Leadership issues are subject to much discussion and interest yet too little is kwn of their internal dynamics. Leadership and succession of authority has been a constant theme in Jewish literature and life from biblical days until today. The present work studies questions relating to authority in general and hasidic authority in particular. It uses the various HaBaD hasidic dynasties as a case study to illustrate how authority was transferred from one generation to ather and how a leader emerges as a leader despite opposition. The rise to eminence of Rabbi Menachem Mendel Schneerson is the third major subject discussed therein. He is the focus of careful analysis. Through such illustrations, leadership characteristics peculiar to that movement as well as general leadership theory are better understood. In this work, leadership criteria are analyzed and discussed to properly ascertain what brought one person to a position of supreme leadership and what brought ather to become a subordinate.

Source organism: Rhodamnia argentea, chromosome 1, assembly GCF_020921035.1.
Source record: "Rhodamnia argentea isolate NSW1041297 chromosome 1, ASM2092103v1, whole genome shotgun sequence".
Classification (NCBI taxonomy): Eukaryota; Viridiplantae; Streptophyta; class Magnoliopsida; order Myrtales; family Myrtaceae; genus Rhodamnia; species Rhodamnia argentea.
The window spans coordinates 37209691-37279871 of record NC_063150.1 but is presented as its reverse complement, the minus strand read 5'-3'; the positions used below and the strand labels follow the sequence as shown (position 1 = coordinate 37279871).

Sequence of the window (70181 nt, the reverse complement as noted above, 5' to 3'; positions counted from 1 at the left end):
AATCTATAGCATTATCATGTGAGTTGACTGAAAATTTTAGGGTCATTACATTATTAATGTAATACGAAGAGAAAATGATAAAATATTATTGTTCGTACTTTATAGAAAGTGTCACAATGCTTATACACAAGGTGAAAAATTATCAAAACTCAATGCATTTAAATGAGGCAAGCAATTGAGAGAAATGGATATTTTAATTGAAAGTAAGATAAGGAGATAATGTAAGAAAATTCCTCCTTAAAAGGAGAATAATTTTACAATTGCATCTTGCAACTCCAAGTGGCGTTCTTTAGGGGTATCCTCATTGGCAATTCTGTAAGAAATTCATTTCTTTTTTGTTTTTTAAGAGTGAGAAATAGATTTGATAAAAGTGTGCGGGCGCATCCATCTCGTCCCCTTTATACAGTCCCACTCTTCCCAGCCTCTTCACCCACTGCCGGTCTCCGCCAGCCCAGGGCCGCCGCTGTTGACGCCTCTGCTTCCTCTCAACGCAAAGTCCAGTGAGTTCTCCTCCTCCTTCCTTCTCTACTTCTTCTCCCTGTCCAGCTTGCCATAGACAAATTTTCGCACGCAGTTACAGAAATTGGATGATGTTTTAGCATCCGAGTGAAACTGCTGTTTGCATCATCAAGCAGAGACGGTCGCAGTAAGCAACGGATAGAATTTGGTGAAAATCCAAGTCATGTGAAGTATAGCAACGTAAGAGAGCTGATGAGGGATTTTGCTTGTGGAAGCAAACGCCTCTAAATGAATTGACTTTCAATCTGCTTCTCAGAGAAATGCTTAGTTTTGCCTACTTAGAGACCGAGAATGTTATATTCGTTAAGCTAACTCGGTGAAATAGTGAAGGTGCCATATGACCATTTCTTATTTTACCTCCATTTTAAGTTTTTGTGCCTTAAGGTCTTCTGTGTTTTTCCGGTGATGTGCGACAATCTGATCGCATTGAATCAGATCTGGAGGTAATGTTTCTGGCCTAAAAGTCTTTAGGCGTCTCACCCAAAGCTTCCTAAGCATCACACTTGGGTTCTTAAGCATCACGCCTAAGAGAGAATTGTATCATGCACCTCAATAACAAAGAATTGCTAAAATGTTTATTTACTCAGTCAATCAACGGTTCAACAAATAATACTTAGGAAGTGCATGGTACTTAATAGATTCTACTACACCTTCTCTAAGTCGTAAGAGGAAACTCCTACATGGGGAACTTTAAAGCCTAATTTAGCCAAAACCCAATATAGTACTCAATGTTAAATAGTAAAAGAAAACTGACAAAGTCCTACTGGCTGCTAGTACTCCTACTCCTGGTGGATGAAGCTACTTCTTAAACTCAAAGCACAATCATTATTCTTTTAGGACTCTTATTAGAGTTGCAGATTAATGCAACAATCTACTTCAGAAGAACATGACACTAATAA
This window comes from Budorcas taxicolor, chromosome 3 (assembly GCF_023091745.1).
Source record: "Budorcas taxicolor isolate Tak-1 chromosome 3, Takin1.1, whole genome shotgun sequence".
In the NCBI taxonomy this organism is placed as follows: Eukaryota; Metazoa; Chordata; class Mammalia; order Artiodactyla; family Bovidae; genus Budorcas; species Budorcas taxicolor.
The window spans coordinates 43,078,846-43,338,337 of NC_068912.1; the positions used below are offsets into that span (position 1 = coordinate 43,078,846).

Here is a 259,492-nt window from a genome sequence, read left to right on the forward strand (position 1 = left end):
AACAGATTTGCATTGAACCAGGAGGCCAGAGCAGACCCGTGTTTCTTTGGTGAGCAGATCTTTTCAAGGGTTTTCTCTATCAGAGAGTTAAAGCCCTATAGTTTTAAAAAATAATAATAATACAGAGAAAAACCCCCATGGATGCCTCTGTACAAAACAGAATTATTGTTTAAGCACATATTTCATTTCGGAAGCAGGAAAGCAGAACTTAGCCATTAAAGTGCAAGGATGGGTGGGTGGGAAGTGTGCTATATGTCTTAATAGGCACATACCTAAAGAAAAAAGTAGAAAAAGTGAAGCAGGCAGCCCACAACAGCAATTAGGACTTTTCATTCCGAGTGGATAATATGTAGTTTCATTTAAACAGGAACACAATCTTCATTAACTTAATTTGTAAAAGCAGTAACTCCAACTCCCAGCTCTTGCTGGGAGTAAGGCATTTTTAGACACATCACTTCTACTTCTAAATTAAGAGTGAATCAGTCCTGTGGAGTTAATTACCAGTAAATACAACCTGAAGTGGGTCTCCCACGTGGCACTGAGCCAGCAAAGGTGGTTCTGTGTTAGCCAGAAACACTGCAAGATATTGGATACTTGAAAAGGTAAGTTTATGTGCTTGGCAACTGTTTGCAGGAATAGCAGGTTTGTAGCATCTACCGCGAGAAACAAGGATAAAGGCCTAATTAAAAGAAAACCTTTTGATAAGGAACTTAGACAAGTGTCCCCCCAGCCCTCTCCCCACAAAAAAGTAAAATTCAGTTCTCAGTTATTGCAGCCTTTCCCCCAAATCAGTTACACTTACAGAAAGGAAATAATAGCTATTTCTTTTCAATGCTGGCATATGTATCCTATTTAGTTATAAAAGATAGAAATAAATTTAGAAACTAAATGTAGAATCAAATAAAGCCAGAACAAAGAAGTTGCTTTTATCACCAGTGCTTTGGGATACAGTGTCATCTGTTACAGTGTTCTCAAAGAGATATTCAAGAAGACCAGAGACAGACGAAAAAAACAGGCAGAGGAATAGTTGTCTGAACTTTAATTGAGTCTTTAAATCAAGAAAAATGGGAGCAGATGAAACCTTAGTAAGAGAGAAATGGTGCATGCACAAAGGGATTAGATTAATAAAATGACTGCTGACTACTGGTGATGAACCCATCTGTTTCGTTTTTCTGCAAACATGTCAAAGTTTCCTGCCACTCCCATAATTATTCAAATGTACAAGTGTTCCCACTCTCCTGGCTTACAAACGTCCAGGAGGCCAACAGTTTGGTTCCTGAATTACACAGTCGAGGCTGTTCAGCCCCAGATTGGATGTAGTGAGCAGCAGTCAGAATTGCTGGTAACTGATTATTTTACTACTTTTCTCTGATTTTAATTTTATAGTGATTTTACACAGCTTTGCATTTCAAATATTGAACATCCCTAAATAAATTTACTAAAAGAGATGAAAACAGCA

Avrum M. Ehrlich is a political philosopher and researcher into religion, mass movements and leadership. He is presently a fellow at Cambridge University's Department of Social and Political Science, and at Clare Hall, Cambridge. He divides his time between Jerusalem and Cambridge, researching the general relationship between religion and government, particularly in the Jewish world. Leadership in the HaBaD Movement is his first book.